During the holiday season, it’s important to recognise how challenging this time of year is for many people around the world. Family events, non-family events or even just as an escape; Christmas and New Years Eve especially form a critical make-or-break situation that many people find themselves in.
But the question is, how do you engage in behaviours that align with who you want to be and how you want to act?
- There are several ways to help yourself through this holiday season. Practicing mindfulness through guided meditation and deep breathing is one way that can help you be present in the moment and ‘ground yourself’ in times of stress or anxiety.
- Yoga and meditation at the hundreds of studios close to you. A great way to also ground yourself and be present in the moment
- Writing a daily plan. This is important to do around the big days like Christmas and New Years eve. Writing a daily plan will ensure that there is a course of action for your day and something to refer back on if you feel like you’re veering off track.
- Keep it in the day! This is a simple way to keep your actions for the day. instead of saying, i’m not going to drink tomorrow; just focus on the day at hand. If that becomes difficult, keep it in the hour, the minute or even just the moment.
- Write a gratitude list. This will help you be grateful and reminded of things that are good in your life instead of focusing on the negative thoughts that send us to pick up a drink or drug.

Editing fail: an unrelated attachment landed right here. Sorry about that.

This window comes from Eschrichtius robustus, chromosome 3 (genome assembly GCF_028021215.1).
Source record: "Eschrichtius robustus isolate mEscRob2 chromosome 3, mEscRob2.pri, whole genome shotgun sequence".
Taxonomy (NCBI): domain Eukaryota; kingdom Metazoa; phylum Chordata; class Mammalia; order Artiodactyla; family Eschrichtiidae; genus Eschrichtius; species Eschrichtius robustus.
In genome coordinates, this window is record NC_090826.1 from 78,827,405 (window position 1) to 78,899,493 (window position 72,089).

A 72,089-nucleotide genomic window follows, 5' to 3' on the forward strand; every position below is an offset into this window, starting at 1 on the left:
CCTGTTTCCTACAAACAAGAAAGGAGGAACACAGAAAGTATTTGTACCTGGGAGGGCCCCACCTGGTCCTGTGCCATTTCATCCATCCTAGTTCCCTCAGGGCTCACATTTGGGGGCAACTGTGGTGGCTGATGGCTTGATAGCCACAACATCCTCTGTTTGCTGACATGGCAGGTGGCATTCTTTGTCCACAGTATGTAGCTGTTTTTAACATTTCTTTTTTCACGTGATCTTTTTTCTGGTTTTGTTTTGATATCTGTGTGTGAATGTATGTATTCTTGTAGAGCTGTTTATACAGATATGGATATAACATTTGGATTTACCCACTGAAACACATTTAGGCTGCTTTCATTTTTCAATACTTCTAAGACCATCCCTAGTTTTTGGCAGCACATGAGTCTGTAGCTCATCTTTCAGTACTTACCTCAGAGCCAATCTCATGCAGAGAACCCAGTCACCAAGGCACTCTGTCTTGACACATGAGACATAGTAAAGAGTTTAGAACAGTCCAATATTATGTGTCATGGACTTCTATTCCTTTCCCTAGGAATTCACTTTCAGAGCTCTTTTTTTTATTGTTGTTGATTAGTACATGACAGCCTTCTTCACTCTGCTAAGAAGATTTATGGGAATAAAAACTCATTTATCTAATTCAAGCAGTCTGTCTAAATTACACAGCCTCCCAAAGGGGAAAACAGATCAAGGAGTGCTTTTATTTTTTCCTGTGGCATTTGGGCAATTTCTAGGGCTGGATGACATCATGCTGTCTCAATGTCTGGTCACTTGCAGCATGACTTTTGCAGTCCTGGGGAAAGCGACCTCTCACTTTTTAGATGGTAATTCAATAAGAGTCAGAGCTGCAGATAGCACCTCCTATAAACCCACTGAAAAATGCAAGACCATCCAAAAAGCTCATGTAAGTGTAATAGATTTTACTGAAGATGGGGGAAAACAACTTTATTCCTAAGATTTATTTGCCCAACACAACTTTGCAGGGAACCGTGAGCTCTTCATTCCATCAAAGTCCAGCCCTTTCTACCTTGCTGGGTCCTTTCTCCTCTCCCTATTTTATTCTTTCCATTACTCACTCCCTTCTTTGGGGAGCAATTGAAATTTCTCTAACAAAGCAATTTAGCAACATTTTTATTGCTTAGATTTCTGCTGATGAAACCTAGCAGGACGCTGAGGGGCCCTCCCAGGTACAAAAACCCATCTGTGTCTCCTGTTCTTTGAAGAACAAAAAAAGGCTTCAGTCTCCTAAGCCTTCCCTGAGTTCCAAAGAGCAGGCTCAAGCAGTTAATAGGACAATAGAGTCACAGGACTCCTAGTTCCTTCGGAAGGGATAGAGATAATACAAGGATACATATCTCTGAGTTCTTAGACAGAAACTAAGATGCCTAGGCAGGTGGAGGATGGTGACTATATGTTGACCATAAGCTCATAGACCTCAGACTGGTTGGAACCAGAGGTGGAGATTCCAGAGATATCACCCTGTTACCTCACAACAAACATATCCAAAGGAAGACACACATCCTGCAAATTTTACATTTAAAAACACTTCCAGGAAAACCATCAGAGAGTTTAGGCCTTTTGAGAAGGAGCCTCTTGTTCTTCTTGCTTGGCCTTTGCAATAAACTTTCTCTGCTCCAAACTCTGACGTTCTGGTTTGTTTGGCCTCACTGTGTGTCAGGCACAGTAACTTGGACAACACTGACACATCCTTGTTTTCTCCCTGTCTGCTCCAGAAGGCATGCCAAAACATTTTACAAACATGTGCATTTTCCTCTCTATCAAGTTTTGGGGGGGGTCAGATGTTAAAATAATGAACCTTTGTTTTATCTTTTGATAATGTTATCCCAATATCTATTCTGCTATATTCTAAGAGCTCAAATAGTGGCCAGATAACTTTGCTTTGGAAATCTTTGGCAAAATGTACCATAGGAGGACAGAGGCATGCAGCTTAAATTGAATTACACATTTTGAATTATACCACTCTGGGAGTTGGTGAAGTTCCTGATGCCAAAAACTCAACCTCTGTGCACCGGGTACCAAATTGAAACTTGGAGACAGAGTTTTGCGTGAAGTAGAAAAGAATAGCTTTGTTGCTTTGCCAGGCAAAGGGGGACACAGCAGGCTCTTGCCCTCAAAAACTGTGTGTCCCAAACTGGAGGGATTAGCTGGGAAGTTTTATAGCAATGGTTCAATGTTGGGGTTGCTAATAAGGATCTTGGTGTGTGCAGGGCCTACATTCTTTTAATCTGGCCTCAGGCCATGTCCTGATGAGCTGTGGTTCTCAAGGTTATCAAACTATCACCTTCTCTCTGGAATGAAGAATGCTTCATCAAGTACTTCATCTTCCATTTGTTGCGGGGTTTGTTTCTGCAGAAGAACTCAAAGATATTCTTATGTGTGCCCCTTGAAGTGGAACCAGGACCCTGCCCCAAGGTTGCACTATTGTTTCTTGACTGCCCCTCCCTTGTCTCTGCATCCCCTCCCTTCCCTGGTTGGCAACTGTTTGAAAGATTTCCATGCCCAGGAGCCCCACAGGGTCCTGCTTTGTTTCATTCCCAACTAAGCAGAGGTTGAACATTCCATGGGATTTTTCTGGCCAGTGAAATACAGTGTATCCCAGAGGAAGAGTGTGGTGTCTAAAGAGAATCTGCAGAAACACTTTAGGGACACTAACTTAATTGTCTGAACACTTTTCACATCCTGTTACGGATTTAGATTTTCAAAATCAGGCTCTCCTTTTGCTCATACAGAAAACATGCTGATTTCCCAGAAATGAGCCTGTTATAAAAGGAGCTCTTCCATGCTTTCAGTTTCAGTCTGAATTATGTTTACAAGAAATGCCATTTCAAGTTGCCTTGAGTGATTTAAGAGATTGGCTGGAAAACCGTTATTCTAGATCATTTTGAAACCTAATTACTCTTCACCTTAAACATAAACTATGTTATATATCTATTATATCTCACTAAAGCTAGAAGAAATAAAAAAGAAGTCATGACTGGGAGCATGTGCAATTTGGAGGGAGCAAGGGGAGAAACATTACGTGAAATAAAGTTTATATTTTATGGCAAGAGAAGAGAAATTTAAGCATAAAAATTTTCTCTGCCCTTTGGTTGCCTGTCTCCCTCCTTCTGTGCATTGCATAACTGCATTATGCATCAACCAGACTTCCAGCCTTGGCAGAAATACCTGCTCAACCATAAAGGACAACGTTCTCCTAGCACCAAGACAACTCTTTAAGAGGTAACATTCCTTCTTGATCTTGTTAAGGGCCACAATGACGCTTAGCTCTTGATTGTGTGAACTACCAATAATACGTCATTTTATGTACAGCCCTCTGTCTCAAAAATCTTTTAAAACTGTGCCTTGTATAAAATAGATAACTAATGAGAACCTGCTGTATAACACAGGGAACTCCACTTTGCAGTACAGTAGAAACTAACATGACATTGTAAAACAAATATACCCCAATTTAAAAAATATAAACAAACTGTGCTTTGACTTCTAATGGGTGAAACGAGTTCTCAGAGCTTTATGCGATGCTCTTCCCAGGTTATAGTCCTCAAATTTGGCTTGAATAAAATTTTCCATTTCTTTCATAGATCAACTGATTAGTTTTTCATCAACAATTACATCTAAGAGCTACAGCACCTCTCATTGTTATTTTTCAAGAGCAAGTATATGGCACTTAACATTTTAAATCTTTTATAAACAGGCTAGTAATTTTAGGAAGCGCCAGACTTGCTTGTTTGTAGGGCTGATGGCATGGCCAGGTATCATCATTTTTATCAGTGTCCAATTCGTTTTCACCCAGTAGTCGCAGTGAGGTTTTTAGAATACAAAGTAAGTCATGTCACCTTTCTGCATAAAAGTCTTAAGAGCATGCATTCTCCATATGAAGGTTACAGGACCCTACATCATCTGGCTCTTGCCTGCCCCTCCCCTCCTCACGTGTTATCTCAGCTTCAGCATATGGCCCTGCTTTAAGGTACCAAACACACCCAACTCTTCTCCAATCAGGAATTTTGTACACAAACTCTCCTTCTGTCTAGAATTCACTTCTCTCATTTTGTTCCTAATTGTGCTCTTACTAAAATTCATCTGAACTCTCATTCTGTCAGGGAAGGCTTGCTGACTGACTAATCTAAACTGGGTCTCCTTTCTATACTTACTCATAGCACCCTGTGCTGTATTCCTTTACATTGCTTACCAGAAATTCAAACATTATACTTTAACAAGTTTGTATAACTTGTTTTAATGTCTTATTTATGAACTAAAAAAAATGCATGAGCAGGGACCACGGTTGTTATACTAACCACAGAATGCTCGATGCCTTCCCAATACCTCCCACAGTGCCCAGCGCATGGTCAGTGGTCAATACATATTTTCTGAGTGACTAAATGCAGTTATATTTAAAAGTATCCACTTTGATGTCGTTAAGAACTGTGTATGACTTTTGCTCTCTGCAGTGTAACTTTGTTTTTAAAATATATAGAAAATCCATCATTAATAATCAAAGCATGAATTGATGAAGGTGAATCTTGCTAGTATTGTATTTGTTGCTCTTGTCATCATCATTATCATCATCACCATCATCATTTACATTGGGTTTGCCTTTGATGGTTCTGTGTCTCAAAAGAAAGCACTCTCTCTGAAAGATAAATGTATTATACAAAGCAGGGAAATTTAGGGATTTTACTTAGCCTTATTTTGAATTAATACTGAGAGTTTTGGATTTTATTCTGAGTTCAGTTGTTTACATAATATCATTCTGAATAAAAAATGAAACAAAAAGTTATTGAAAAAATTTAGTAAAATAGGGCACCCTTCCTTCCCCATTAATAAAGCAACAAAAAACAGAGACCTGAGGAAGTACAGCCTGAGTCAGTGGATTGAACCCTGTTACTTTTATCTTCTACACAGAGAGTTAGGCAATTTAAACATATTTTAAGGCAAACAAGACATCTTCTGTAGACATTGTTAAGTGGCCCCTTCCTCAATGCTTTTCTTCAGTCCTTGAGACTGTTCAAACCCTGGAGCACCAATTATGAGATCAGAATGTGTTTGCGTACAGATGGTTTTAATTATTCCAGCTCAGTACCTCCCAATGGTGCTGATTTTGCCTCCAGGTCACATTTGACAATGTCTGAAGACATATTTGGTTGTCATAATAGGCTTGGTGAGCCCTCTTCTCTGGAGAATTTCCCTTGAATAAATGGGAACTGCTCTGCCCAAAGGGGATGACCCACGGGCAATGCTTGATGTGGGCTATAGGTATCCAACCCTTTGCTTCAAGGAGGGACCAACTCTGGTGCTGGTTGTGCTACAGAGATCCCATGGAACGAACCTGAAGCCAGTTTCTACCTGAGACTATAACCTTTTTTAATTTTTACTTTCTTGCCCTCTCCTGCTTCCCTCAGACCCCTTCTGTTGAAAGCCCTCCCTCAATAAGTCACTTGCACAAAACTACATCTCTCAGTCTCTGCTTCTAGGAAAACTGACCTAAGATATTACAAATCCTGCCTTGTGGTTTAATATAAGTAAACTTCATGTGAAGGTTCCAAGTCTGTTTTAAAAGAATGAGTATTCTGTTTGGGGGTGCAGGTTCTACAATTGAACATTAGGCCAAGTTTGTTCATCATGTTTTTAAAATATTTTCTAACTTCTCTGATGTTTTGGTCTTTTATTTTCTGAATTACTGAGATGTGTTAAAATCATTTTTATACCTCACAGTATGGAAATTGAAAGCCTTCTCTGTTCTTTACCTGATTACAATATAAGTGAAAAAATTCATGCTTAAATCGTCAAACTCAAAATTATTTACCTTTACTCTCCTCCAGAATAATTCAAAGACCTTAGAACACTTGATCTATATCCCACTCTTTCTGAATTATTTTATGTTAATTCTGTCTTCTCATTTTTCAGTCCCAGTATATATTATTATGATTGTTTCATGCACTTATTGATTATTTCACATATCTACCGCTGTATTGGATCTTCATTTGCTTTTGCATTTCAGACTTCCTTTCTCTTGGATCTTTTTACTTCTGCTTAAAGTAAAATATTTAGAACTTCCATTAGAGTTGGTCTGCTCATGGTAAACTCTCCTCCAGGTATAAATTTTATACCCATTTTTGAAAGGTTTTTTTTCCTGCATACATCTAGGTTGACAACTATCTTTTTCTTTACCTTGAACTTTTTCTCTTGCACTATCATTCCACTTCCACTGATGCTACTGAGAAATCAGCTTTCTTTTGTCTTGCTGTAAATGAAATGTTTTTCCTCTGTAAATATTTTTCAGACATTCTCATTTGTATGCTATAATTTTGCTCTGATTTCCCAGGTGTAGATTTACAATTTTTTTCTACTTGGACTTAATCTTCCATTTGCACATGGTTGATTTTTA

- Have phone numbers handy. If your struggling, call someone. Connect, reach out and ask for help. This doesn’t always need to be a sponsor – this could be a friend, a family member or even someone who simply has the same values that you aspire to.
- Be kind, both to yourself and to others.
12-Step Meetings, peers in recovery and 12-Step based recovery centres are places to turn to during these times that aim to help people who struggle during this time of year.
There’s an influx of people around Australia trying to find their way into rehabilitation services between November and early January. Though, sources say that this isn’t a coincidence. Many of those trying to gain admission would identify as social drinkers who knew when to say “when”, but never could.
The overwhelming realisation that our drinking and using has become unmanageable is an idea that not many people will learn to understand. It is with the help of support networks, peers in recovery and 12-step based recovery centres that aim to help those who seek their own recovery.
For more information or support, give us a call (02) 9810 3117.
Henning, C. (2017). Wasted lives: Overcoming alcohol addiction, surviving the holiday season. CBC News. http://www.cbc.ca/news/canada/british-columbia/wasted-lives-overcoming-addiction-and-the-holidays-1.4438916
Hovitz, H. (2016). What the holidays are like for a recovering alcoholic like me. Vox. https://www.vox.com/first-person/2016/12/23/14028366/alcohol-christmas-holidays